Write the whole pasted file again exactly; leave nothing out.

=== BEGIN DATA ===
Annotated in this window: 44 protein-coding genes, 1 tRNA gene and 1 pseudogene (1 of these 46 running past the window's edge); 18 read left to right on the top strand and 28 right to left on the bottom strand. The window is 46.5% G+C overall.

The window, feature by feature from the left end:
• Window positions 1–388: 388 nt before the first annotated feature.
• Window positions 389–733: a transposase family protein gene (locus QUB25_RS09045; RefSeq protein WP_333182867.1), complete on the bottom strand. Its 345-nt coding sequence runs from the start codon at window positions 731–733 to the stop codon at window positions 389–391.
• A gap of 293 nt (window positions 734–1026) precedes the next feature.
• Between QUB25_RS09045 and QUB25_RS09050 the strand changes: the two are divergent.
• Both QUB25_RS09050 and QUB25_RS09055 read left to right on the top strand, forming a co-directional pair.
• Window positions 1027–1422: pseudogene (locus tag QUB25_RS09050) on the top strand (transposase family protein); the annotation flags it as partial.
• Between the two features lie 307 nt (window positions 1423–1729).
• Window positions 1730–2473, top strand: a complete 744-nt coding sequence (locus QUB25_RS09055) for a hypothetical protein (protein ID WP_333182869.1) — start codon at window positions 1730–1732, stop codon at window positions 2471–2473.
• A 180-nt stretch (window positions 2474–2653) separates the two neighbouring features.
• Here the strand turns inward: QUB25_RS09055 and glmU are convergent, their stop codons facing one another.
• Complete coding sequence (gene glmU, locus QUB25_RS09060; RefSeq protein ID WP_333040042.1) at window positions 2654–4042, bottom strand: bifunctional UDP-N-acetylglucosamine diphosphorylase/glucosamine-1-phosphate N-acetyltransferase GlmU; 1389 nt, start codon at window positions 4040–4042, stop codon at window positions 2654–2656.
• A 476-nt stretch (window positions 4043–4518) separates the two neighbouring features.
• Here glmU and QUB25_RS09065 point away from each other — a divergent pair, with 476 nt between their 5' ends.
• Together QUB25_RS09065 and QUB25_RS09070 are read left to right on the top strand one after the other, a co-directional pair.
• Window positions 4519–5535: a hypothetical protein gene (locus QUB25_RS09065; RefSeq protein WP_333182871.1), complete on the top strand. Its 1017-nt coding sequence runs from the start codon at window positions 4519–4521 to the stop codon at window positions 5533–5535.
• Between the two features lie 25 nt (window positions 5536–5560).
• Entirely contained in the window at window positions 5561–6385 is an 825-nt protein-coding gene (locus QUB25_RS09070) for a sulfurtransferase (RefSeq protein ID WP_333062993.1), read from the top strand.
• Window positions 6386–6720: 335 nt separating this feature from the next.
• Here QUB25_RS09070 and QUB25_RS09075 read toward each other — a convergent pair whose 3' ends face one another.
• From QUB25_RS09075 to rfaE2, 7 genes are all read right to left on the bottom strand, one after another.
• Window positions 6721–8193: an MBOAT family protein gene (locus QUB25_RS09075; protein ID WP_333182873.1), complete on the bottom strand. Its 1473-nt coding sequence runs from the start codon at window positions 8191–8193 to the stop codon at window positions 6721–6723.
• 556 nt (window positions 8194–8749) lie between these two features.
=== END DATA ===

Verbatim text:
Annotated in this window: 44 protein-coding genes, 1 tRNA gene and 1 pseudogene (1 of these 46 running past the window's edge); 18 read left to right on the top strand and 28 right to left on the bottom strand. The window is 46.5% G+C overall.

The window, feature by feature from the left end:
• Window positions 1–388: 388 nt before the first annotated feature.
• Window positions 389–733: a transposase family protein gene (locus QUB25_RS09045; RefSeq protein WP_333182867.1), complete on the bottom strand. Its 345-nt coding sequence runs from the start codon at window positions 731–733 to the stop codon at window positions 389–391.
• A gap of 293 nt (window positions 734–1026) precedes the next feature.
• Between QUB25_RS09045 and QUB25_RS09050 the strand changes: the two are divergent.
• Both QUB25_RS09050 and QUB25_RS09055 read left to right on the top strand, forming a co-directional pair.
• Window positions 1027–1422: pseudogene (locus tag QUB25_RS09050) on the top strand (transposase family protein); the annotation flags it as partial.
• Between the two features lie 307 nt (window positions 1423–1729).
• Window positions 1730–2473, top strand: a complete 744-nt coding sequence (locus QUB25_RS09055) for a hypothetical protein (protein ID WP_333182869.1) — start codon at window positions 1730–1732, stop codon at window positions 2471–2473.
• A 180-nt stretch (window positions 2474–2653) separates the two neighbouring features.
• Here the strand turns inward: QUB25_RS09055 and glmU are convergent, their stop codons facing one another.
• Complete coding sequence (gene glmU, locus QUB25_RS09060; RefSeq protein ID WP_333040042.1) at window positions 2654–4042, bottom strand: bifunctional UDP-N-acetylglucosamine diphosphorylase/glucosamine-1-phosphate N-acetyltransferase GlmU; 1389 nt, start codon at window positions 4040–4042, stop codon at window positions 2654–2656.
• A 476-nt stretch (window positions 4043–4518) separates the two neighbouring features.
• Here glmU and QUB25_RS09065 point away from each other — a divergent pair, with 476 nt between their 5' ends.
• Together QUB25_RS09065 and QUB25_RS09070 are read left to right on the top strand one after the other, a co-directional pair.
• Window positions 4519–5535: a hypothetical protein gene (locus QUB25_RS09065; RefSeq protein WP_333182871.1), complete on the top strand. Its 1017-nt coding sequence runs from the start codon at window positions 4519–4521 to the stop codon at window positions 5533–5535.
• Between the two features lie 25 nt (window positions 5536–5560).
• Entirely contained in the window at window positions 5561–6385 is an 825-nt protein-coding gene (locus QUB25_RS09070) for a sulfurtransferase (RefSeq protein ID WP_333062993.1), read from the top strand.
• Window positions 6386–6720: 335 nt separating this feature from the next.
• Here QUB25_RS09070 and QUB25_RS09075 read toward each other — a convergent pair whose 3' ends face one another.
• From QUB25_RS09075 to rfaE2, 7 genes are all read right to left on the bottom strand, one after another.
• Window positions 6721–8193: an MBOAT family protein gene (locus QUB25_RS09075; protein ID WP_333182873.1), complete on the bottom strand. Its 1473-nt coding sequence runs from the start codon at window positions 8191–8193 to the stop codon at window positions 6721–6723.
• 556 nt (window positions 8194–8749) lie between these two features.